The Broad wins an­oth­er — per­haps fi­nal — bat­tle in the war over Feng Zhang's CRISPR patents

Ed­i­tas $ED­IT and its ri­vals’ long run­ning le­gal bat­tle over the IP for the CRISPR/Cas9 tech used to ed­it genes may well be over.

A fed­er­al ap­peals court has ruled in fa­vor of the Broad In­sti­tute, con­firm­ing an ear­li­er US patent board de­ci­sion that their patents from the lab of in­ves­ti­ga­tor Feng Zhang did not “in­ter­fere” with the ones sought by UC.

And the judges came down so solid­ly in fa­vor of the Broad that there’s like­ly lit­tle hope for any con­tin­u­ing ap­peals moves — though the UC sys­tem quick­ly put out a state­ment say­ing they’re still eval­u­at­ing their op­tions on lit­i­gat­ing the is­sue.

The Broad, which quick­ly her­ald­ed the rul­ing, not­ed that their patents “are for genome edit­ing in eu­kary­ot­ic (in­clud­ing an­i­mal, hu­man, and plant) cells, while the claims in UCB’s ap­pli­ca­tion were based on stud­ies in cell-free sys­tems and not di­rect­ed to genome edit­ing in eu­kary­ot­ic cells.” The in­sti­tute con­tin­ued:

It is time for all in­sti­tu­tions to move be­yond lit­i­ga­tion. We should work to­geth­er to en­sure wide, open ac­cess to this trans­for­ma­tive tech­nol­o­gy.

Ed­i­tas, which has been di­rect­ly in­volved in pro­tect­ing these patents, will sec­ond that mo­tion. But it’s un­like­ly that the biotechs sup­port­ed by UC’s Jen­nifer Doud­na and her col­league Em­manuelle Char­p­en­tier — in­clud­ing CRISPR Ther­a­peu­tics $CR­SP — will be hap­py about the news.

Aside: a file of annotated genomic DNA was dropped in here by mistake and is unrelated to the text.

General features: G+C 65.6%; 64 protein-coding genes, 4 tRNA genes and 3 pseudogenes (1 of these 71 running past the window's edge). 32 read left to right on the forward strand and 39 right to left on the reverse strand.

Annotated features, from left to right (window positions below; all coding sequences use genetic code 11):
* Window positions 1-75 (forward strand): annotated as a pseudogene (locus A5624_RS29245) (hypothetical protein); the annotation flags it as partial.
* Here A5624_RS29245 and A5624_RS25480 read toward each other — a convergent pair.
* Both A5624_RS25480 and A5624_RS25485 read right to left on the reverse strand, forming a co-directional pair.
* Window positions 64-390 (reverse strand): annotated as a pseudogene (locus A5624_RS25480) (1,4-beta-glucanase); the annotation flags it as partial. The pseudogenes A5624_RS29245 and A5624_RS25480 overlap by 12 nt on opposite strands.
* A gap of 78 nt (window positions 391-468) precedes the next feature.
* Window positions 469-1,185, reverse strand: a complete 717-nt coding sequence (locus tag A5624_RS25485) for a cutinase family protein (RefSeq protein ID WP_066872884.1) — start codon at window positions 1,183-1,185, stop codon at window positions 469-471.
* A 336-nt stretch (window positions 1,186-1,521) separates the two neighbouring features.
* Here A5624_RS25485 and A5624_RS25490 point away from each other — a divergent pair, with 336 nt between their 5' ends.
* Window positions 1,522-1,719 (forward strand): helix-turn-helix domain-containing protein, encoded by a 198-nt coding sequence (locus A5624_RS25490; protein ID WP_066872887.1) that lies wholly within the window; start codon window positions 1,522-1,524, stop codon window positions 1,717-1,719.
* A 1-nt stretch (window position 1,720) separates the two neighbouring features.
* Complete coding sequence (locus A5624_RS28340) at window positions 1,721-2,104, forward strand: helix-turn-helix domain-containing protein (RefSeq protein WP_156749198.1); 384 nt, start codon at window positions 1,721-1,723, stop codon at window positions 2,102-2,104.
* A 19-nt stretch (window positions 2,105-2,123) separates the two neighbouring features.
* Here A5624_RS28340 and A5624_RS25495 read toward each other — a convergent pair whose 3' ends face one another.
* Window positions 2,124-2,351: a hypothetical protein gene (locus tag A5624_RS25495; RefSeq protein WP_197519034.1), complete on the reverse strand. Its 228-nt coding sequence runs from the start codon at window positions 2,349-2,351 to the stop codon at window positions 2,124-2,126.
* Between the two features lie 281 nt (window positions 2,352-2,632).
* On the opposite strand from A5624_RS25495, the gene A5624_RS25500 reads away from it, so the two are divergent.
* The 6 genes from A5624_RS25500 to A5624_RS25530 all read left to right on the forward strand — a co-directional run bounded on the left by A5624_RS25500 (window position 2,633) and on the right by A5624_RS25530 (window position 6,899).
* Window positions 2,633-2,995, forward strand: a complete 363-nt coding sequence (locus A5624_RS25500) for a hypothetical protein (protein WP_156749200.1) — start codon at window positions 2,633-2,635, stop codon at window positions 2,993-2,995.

From to­day’s rul­ing:

The Board per­formed a thor­ough analy­sis of the fac­tu­al ev­i­dence and con­sid­ered a va­ri­ety of state­ments by ex­perts for both par­ties and the in­ven­tors, past fail­ures and suc­cess­es in the field, evi- dence of si­mul­ta­ne­ous in­ven­tion, and the ex­tent to which the art pro­vid­ed in­struc­tions for ap­ply­ing the CRISPR- Cas9 tech­nol­o­gy in a new en­vi­ron­ment. In light of this ex­haus­tive analy­sis and on this record, we con­clude that sub­stan­tial ev­i­dence sup­ports the Board’s find­ing that there was not a rea­son­able ex­pec­ta­tion of suc­cess, and the Board did not err in its de­ter­mi­na­tion that there is no in­ter­fer­ence-in-fact.

We have con­sid­ered UC’s re­main­ing ar­gu­ments and find them un­per­sua­sive.

The UC sys­tem, though, may not be done wran­gling over the sub­ject. They of­fered this state­ment on Mon­day af­ter­noon:

We are eval­u­at­ing fur­ther lit­i­ga­tion op­tions. We al­so look for­ward to prov­ing that Drs. Doud­na and Char­p­en­tier first in­vent­ed us­age in plant and an­i­mal cells – a fact that is al­ready wide­ly rec­og­nized by the glob­al sci­en­tif­ic com­mu­ni­ty – as the Doud­na-Char­p­en­tier team’s sev­er­al pend­ing patent ap­pli­ca­tions that cov­er use of CRISPR-Cas9 in plant and an­i­mal cells are now un­der ex­am­i­na­tion by the patent of­fice.

And af­ter the mar­ket closed Mon­day af­ter­noon, CRISPR, In­tel­lia and Cari­bou — all al­lied with the Doud­na/Char­p­en­tier side — of­fered a col­lec­tive har­rumph.

“The Fed­er­al Cir­cuit, like the PT­AB, did not de­cide whether UC or the Broad ac­tu­al­ly first in­vent­ed the CRISPR/Cas9 genome edit­ing tech­nol­o­gy,” they not­ed. “The Fed­er­al Cir­cuit opin­ion al­so does not pre­clude oth­er pro­ceed­ings, ei­ther at the USP­TO or in the courts, to de­ter­mine which re­search group is the ac­tu­al in­ven­tor and, thus, the prop­er own­er of the tech­nol­o­gy.”


Im­age: Feng Zhang. MIT

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